Teens, Social Media & Technology Overview 2015
Smartphones are fueling a shift in the communication landscape for teens. Nearly three-quarters of teens now use smartphones and 92% of teens report going online daily — including 24% who say they go online “almost constantly.”
U.S. Smartphone Use in 2015
Nearly two-thirds of Americans now own a smartphone. 19% of Americans rely to some extent on a smartphone for internet access, but the connections to digital resources that they offer are tenuous for many of these users.
Public Libraries and Hispanics
Hispanic immigrants are less likely than U.S.-born Hispanics, whites and blacks to use public libraries. But Hispanic immigrants who have made their way to public libraries stand out as the most appreciative of what libraries have to offer.
Americans’ Privacy Strategies Post-Snowden
Nearly two years after Snowden’s revelations, 87% of Americans say they have heard about U.S. surveillance programs. Among them, 25% say they have changed their own technological behaviors in some way.
How Scientists Engage the Public
Most scientists (87%) believe it is important to participate in public policy debates. Almost half use social media to discuss or follow science, and nearly a quarter blog about science and research.
How Different Groups Think about Scientific Issues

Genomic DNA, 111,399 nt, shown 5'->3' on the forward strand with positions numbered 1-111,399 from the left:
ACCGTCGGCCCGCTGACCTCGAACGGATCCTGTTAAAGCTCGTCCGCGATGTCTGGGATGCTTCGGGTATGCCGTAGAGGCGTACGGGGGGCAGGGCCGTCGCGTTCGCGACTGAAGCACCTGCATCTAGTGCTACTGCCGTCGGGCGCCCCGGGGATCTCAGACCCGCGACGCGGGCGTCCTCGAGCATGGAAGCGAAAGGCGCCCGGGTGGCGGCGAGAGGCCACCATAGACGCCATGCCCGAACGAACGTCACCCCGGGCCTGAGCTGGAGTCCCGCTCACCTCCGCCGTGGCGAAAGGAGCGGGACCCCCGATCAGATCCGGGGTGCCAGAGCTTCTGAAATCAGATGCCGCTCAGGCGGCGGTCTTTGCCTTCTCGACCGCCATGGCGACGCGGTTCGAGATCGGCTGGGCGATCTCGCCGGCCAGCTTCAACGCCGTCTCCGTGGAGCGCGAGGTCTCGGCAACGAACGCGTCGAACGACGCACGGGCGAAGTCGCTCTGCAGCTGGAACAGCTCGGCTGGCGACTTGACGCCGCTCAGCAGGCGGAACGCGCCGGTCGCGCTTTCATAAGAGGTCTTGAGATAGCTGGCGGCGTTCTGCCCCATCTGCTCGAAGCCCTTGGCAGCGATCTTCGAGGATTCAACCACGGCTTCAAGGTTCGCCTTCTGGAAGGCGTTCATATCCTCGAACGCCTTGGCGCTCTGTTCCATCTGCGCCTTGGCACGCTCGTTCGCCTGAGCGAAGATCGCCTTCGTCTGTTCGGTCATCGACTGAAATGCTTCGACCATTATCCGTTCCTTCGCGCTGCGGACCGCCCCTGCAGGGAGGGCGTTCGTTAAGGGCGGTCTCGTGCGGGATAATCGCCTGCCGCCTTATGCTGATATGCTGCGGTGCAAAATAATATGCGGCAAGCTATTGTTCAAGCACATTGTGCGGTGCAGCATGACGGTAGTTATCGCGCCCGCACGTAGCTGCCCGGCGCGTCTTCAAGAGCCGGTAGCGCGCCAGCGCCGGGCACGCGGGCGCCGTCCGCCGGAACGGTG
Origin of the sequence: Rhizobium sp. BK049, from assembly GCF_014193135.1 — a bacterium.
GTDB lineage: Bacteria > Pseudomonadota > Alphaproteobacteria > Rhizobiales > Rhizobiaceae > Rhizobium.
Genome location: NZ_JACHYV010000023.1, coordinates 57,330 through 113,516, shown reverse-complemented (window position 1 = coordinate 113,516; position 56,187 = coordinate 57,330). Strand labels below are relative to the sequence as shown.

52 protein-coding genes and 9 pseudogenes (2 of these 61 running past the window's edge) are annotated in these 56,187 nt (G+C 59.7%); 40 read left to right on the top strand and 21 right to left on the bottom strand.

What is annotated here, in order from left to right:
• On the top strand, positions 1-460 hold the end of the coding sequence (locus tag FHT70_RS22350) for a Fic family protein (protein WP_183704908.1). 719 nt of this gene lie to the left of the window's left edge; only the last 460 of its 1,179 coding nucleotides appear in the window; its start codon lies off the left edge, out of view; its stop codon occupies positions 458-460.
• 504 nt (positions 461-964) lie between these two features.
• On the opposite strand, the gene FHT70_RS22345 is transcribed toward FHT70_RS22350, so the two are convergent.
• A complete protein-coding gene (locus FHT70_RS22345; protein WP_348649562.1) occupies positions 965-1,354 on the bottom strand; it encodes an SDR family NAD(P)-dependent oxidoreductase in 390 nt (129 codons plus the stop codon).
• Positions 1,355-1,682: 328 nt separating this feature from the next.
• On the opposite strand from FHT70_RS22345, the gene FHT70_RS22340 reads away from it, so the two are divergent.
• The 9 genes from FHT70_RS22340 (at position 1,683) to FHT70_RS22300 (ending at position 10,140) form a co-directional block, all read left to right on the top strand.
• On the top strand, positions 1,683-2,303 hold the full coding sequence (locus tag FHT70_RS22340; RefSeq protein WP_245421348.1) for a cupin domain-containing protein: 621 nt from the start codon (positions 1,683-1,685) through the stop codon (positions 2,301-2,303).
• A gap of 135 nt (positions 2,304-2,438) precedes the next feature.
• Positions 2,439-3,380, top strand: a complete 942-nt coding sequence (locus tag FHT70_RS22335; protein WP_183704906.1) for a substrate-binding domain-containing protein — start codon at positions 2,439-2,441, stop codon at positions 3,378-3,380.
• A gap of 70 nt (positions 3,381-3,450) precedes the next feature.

Different demographic groups think differently about scientific issues. For example, those more likely to think genetically modified food is unsafe include women, African-Americans and Hispanics, and those without college degrees. Those more likely to say parents should be able to decide whether to vaccinate their children include younger adults, Republicans and independents.
Public and Scientists’ Views on Science and Society
Despite broadly similar views about the overall place of science in America, there are striking differences between the public and scientists’ views on a host of science-related issues.
Social Media and the Cost of Caring
Frequent use of social media is not directly related to higher stress. But stress can be contagious through social media channels: Social media users are often more aware of the stressful events in others’ lives, and this awareness itself can lead to higher stress.
Social Media Update 2014
While Facebook remains the most popular social media site, other platforms — like LinkedIn, Pinterest, Instagram and Twitter — saw higher rates of growth over the past year. In 2014, 52% of online adults used two or more social media sites, up from 42% in 2013.
Technology’s Impact on Workers
Online American workers say the internet and email are very important tools for doing their jobs, rating them higher in importance than landline phones, mobile phones, and social networking sites. Just 7% say the internet makes them less productive at work.